We've got it! I mean the full program of Kasparov's visit in Milan, on June 30 and July 1. Here it is... As I've already written, Garry will be a special guest of "La Milanesiana", an important cultural event to take place in the main city of Northern Italy. He will speak about "Competitions" at "Dal Verme theater" (Via San Giovanni sul Muro 2) on June 30, starting at 9 p.m., and take part in an "Aperitif with the author" at Sala Buzzati (via Balzan 3) on July 1, starting at 12 a.m. After the "Aperitif", he will be at Romagnoli bookshop, from 3 p.m. to 6 p.m., to sign copies of his bestseller, "My great predecessors" (Italian edition of the first five volumes). I hope I will be in Milan on Saturday evening, at least, and have the chance to ask some questions to Garry. What would you ask? I'm waiting for your advices: write me at firstname.lastname@example.org (I have some ideas, anyway...).
Turkish GM Suat Atalik, Serbian GM Ivan Ivanisevic and Israeli GM Michael Roiz lead by half a point (on 1.5/2) over the field in the "Gorenje 2007" tournament, held in Valjevo (Serbia). Atalik drew with Dusko Pavasovic in round 2, while Ivanisevic easily reached a level position with Black pieces against Karpov and Roiz crushed Viorel Iordachescu. Predrag Nikolic and Branko Damljanovic also made a draw, while Stojanovic stroke back after round 1 loss and won against Kiril Georgiev. Official site: www.chessdom.com.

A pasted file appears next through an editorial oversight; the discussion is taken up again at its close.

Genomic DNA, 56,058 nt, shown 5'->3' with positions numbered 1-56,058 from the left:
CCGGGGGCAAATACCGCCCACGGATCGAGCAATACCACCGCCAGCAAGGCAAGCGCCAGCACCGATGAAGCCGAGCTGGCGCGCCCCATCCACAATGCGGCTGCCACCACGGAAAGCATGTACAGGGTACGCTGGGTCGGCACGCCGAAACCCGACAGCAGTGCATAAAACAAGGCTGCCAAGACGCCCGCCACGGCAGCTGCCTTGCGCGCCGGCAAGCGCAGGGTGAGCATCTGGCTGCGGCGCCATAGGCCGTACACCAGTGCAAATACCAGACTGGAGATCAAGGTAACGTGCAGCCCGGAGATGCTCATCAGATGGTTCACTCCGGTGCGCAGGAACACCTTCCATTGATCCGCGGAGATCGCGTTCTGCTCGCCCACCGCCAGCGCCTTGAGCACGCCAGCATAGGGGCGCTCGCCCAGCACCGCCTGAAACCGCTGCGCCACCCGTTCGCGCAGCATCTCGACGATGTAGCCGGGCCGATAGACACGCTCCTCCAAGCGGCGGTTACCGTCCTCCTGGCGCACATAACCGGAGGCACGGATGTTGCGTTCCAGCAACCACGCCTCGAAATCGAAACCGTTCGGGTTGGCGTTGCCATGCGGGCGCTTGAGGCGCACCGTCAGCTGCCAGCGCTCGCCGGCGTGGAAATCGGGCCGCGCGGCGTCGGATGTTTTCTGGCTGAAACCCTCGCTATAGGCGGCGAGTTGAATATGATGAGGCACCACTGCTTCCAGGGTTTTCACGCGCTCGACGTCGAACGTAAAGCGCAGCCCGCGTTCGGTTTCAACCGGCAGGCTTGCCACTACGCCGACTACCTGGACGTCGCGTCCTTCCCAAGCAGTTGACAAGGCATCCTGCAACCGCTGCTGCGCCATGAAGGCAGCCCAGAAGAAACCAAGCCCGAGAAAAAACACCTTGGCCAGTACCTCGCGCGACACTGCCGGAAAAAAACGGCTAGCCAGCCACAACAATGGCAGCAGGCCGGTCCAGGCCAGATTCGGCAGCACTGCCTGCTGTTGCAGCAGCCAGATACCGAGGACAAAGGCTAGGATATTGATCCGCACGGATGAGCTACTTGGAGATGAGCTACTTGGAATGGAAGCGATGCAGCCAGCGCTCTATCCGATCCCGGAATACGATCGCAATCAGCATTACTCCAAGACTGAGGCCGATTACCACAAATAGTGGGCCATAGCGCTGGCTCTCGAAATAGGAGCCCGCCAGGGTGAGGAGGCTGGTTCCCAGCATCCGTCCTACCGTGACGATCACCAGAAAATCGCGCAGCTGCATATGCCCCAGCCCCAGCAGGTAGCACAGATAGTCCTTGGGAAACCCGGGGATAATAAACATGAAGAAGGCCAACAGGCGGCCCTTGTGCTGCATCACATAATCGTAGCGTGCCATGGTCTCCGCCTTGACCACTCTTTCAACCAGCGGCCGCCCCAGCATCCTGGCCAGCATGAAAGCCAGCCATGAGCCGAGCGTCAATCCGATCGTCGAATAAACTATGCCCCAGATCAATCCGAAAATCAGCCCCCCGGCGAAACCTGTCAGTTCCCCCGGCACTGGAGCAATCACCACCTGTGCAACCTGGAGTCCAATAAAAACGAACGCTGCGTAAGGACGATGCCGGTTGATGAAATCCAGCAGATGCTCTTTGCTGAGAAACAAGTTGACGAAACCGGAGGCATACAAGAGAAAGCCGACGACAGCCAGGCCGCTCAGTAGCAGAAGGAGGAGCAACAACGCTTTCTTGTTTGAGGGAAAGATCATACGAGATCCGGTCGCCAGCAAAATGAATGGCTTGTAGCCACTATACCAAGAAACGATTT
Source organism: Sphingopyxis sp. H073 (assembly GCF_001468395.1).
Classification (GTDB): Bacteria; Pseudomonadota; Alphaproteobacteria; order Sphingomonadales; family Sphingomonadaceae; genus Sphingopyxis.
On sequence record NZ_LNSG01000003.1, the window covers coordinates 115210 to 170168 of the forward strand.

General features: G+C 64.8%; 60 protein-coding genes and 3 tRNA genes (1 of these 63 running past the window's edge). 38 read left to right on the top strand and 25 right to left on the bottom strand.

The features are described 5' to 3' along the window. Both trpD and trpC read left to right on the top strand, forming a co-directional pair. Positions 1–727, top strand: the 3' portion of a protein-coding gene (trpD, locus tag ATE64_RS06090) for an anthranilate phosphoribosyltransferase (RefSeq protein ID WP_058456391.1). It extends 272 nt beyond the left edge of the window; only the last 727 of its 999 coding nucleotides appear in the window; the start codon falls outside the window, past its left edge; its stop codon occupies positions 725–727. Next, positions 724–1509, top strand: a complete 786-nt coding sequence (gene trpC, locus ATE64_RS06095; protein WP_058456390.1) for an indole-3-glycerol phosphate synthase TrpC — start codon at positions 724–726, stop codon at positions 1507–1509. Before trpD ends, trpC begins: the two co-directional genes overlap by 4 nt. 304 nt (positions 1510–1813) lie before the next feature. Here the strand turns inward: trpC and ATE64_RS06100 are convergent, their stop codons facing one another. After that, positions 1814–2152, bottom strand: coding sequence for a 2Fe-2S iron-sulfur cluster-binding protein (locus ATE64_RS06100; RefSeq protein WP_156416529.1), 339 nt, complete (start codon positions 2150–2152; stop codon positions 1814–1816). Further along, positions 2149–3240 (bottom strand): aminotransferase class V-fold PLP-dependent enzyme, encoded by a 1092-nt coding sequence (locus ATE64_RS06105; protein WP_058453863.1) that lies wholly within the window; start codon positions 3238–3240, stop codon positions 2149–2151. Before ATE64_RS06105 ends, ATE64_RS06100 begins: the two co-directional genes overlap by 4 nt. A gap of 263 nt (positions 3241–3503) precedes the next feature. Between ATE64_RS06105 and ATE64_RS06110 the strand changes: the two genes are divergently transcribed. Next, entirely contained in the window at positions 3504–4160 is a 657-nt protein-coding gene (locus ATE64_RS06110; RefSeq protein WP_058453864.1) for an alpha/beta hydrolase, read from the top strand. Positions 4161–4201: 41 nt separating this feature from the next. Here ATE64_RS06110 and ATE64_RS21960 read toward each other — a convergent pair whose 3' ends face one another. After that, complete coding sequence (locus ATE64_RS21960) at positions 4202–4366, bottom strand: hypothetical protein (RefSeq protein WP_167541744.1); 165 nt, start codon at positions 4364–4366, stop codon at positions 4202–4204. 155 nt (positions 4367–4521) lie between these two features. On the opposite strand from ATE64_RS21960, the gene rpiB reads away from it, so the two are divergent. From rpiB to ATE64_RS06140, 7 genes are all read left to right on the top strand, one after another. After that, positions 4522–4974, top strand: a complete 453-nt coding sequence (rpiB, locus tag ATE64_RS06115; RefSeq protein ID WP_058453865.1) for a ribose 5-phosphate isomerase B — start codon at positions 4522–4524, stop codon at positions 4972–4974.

Roiz,M (2605) - Iordachescu,V (2587) [A17], Valjevo 14.6.2007
1.Nf3 Nf6 2.c4 e6 3.Nc3 Bb4 4.Qc2 0–0 5.a3 Bxc3 6.Qxc3 d6 7.e3 e5 8.d4
It should sound strange, but this is a rare move. 8.b4 and 8.d3 are more common.
8...Re8 9.dxe5 dxe5 10.b4 Bg4
A good alternative is 10...Nbd7; the game Liberzon-Taimanov, Yalta 1962, continued 11.Bb2 e4 (11...b6 12.Rd1 Qe7 13.Be2 Bb7 14.0–0 Rad8 15.Rfe1 c5 16.b5 a5 17.Nd2 Qe6 18.f3 Nf8 19.Nf1 Ng6= Forintos-Kupreichik, Kirovakan 1978) 12.Nd4 Ne5 13.h3 Bd7 14.Be2 Qc8 15.g4 c5 16.Nb3 cxb4 17.axb4 h6 18.Rg1 Nh7 19.h4 f6 with equal chances.
Iordachescu said after the game this is a very bad move that destroyed his game. He should be right, but this is not the losing move at all :-)
This looks to be a new move. The game Steiner-Rothamn, New York 1946, soon ended after 12.b5 Bxf3 (12...e4 13.bxc6 exf3 Baburin-Graf, Novosibirsk 1989, 14.Rg1 Re6 15.cxb7 Rb8 16.h3 Bf5 17.gxf3 and White has better chances) 13.gxf3 Nd4?? (13...Nb8 followed by ...Nbd7=) 14.0–0–0 1–0
12...Qe7 13.f3 Bh5 14.Be2 a5
14...Rad8 was probably a bit more more precise.
15.b5 Nb8 16.a4 Nbd7 17.g4 Bg6 18.Nb3
White has no hurry to start an attack by h2-h4, g4-g5 and so on.
18...b6 19.e4 h5 20.Ba3 Qe6 21.c5
White is gaining more and more space after each move.
This leaves White all the initiative. 21...Rad8 22.c6 (22.g5 Qh3! 23.gxf6 Nxf6 24.Bb2 Qg2 25.Rf1 Qxh2 with a drawish position) 22...Nxe4!? 23.fxe4 Nf6 was a good attempt to find some counterplay, although Roiz would have the better chances anyway.
22.h4 Ndf8 23.g5 Rad8 24.Bc4
24.Rc1 was even stronger.
24...Qc8 25.Bd5 Ne6
25...Bf5 was an alternative to be considered.
26...cxb6 27.Qxc8 Rxc8 28.Nd2 was obviously better for White, but the text move loses on the spot.
27.exd5 Nf4 28.Qc6?!
Why not 28.bxc7 ?
28...cxb6 was the only good move again.
29.d6 Nf8 30.dxc7 Nd3+ 31.Kd2 Qf5
Black's position is hopeless: he should resign immediately.
32.Qc4+ Kh7 33.b7 Qxf3 34.c8Q Qf2+ 35.Kc3 Nb2 36.Rac1 Ne6 37.Qxe8 Nxc4 38.Qxg6+
White can even sacrifice two Queens!
38...Kxg6 39.b8Q Ne3 40.Qe8+ Kf5 41.Qd7 Qf3 42.Kb2 1–0
And Black finally resigned.